A marvelous display

Autumn flowering camellias are mostly planted to the northern, driveway side of the garden, so it is a simple matter to check each afternoon (for even with the time change it is dark when leaving for work in the morning) that the previous night’s freeze has not injured flowers. Spring flowering japonicas are planted at the garden’s more shaded southern edge, with sun that shines through the bare canopy of the forest through the winter, on the theory (unrealized) that this will be sufficient to encourage spring flowering.Camellia

No doubt, the night and the freeze will soon arrive to break this marvelous string of days when camellias have been at peak bloom, but until then each camellia will be visited daily to observe new arrivals. The blooms of the white flowering camellia, ‘Winter’s Snowman’ or ‘Snow Flurry’ (I forget which is which since they are planted beside one another, though one has glossy foliage and the other does not), have faded, though not from cold, and other buds swell that will flower in the next week so long as temperatures do not drop below the twenties at night.Snow Flurry camellia

The other white is one of several camellias that have not flowered to date, through buds of all show signs of color, and I am certain there will be at least some scattered flowers before winter temperatures are here to stay. A year ago, late autumn temperatures were not conducive to encouraging a simultaneous show of blooms, but with mild temperatures camellias flowered off and on through January. There is much reason for the gardener to be pleased by mild winters, but I prefer this all at once display to the scattered flowering that is more typical. Certainly, there is more to life than a grand display of camellia blooms in late November, but as the uncertainty of winter approaches, the gardener must be thankful for any small favor.img_0518

Today, I wish it wasn’t so, but I have neglected to track identities of various camellias, except for a few. ‘Winter’s Star’ is the most dependable bloomer, though one that borders the neighboring property flowers earlier and more prolifically than another that fronts the sunnier driveway. Both tall shrubs have abundant buds, but the neighbor’s view is enhanced by dozens of flowers while the camellia along the driveway often delays until mid December, or later, to display scattered flowers.Winter's Star camellia

With mixed results, conclusions as to the ideal sunlight exposure for camellias have eluded me, though I generally conclude that more sun, though not full sun, is best for developing flower buds. As mentioned earlier, autumn and spring flowering camellias in the shade of the forest on the garden’s southern border flower fitfully, though slightly better since a tall maple was toppled in an ice storm several years ago. Tempting as it is, I will not remove additional maples that shade the garden just to improve flowering of camellias.Winter's Joy camellia in early December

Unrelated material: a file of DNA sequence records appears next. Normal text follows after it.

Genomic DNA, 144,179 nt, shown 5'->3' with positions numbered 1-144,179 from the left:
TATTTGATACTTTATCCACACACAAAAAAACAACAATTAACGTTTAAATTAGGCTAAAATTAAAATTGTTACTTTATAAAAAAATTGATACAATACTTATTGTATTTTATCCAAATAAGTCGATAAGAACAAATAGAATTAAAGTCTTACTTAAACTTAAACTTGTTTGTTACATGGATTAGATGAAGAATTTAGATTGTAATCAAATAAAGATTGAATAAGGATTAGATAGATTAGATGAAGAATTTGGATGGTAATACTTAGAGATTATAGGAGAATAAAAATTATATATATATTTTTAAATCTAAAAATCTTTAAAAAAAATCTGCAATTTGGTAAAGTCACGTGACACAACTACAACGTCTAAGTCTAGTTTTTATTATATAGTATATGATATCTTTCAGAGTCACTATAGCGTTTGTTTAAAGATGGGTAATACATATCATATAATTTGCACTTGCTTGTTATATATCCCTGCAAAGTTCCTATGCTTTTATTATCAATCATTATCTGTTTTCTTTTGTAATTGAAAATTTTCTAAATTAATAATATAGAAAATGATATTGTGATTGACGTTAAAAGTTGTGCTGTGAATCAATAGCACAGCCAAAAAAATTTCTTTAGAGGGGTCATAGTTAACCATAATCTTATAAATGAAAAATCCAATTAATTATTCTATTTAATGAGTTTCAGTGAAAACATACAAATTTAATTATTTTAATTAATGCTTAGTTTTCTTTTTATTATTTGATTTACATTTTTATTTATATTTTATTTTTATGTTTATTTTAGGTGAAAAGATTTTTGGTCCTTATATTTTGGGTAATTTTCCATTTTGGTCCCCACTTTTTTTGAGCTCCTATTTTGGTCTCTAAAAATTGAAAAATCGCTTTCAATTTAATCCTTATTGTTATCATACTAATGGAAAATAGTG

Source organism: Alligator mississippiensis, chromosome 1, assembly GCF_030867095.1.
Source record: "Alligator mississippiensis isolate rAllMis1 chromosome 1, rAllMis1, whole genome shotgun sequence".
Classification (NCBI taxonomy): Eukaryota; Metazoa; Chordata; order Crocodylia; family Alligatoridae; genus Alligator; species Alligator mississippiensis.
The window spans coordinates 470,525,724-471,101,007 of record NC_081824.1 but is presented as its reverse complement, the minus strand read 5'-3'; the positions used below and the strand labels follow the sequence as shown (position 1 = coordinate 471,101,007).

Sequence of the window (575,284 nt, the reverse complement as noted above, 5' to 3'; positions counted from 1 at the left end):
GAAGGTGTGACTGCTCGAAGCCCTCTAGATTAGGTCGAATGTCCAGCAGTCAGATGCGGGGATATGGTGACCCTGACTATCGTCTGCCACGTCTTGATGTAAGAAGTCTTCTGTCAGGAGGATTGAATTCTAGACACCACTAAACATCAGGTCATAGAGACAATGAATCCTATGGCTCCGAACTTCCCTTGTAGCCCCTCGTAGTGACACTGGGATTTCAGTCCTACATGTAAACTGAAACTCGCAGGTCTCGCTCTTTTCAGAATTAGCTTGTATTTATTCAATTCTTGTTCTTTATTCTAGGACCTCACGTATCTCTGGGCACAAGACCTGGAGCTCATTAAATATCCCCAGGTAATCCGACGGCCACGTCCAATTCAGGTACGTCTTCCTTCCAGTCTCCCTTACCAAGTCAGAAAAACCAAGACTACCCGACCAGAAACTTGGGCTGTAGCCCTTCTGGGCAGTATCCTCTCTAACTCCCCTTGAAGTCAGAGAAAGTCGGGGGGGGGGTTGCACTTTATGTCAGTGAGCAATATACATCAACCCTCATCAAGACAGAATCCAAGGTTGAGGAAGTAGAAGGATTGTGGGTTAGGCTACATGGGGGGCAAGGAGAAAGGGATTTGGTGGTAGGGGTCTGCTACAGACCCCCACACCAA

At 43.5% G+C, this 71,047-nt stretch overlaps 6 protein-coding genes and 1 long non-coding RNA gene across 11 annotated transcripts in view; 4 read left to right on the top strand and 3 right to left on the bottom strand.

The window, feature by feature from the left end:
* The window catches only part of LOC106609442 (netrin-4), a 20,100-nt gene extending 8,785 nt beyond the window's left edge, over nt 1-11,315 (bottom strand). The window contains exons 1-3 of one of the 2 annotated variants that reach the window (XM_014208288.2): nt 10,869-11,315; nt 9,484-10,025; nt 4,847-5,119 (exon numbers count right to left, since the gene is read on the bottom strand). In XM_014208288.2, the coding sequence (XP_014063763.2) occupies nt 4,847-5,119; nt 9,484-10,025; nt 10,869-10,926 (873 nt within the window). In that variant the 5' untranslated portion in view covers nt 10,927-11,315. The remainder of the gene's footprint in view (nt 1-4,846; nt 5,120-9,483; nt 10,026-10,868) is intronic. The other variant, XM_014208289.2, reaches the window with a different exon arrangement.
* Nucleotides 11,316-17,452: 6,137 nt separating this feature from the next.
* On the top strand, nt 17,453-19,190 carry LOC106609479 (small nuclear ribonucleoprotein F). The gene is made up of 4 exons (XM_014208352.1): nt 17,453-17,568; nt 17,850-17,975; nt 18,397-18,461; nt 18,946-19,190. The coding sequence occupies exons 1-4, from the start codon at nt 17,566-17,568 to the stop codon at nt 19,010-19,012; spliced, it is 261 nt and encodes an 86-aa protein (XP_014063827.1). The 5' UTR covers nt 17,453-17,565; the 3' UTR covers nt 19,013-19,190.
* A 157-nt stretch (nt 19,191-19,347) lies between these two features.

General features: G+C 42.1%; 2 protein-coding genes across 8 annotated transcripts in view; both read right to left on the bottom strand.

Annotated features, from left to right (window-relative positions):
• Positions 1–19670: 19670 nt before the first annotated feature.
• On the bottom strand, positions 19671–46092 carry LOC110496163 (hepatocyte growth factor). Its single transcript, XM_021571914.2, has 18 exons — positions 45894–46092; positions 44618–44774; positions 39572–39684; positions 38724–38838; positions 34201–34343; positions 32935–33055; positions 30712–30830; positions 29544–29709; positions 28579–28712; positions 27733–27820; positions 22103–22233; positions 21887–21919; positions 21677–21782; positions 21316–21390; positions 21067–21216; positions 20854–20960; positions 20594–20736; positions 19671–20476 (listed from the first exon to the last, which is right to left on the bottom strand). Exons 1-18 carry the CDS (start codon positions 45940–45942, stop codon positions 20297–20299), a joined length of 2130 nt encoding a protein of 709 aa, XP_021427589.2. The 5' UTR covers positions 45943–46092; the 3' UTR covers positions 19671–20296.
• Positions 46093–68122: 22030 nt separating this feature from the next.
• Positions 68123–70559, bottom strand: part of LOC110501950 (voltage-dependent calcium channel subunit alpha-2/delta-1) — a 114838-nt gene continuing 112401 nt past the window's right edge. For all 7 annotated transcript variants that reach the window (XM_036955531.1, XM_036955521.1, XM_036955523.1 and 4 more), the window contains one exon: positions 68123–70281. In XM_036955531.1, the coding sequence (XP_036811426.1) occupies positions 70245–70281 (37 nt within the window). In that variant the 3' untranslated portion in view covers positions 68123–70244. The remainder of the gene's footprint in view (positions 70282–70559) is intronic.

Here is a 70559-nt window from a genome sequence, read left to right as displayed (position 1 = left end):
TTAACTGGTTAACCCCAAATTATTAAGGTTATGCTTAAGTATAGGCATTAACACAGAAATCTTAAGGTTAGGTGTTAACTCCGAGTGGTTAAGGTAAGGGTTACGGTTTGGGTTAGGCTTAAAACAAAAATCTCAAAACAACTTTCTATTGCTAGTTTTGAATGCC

Fallen leaves

The driveway and stone paths have been cleared of leaves so that holiday visitors can make their way around the garden if weather allows. Leaves are shredded and distributed to cover bare soil, while most are left whole to decay by mid spring if they are not covering low growing shrubs. Oversized leaves from the Bigleaf magnolia and neighbors’ sycamores clog the shredder, so only those that accumulate in deep piles to cover the winter flowering hellebores will be removed.

Leaves of the Bigleaf magnolia grow to two feet long. The large leaves will decay by mid spring, but through the winter they remain in piles beneath the tree.

Leaves of the Bigleaf magnolia grow to two feet long, and with a stiff mid rib the leaves are not easily picked up by the shredder. The large leaves will decay by mid spring, but through the winter they remain in piles beneath the tree.

The maples and tulip poplars in the forest that borders the garden are nearly bare after several breezy days, and only a few Japanese maples (below), dogwoods, and witch hazels remain with autumn leaf color. These are trees that turn late in season, and often hold red or yellow foliage into mid December.

Leaves of Seriyu Japanese maple turn from green to burgundy in mid autumn, after many maples have gone bare.

Leaves of Seriyu Japanese maple turn from green to burgundy in mid autumn, after many of the garden’s Japanese maples have gone bare.

To my thinking, the roughly corrugated leaves of Oakleaf hydrangea should not be appetizing to deer, exp

Deep burgundy leaves of Oakleaf hydrangeas (above) persist into January, though a delay in spraying the deer repellent resulted in the loss of many lower branches of hydrangeas along the forest’s edge. No long term harm has been done, with this reminder that even when they are not seen, deer are ever present in the garden. Now, broadleaf evergreen camellias and Japanese aucubas have been treated with repellent to discourage deer foraging through the winter months.

Leaves of the Vernal witch hazel color to a buttery yellow late in the season.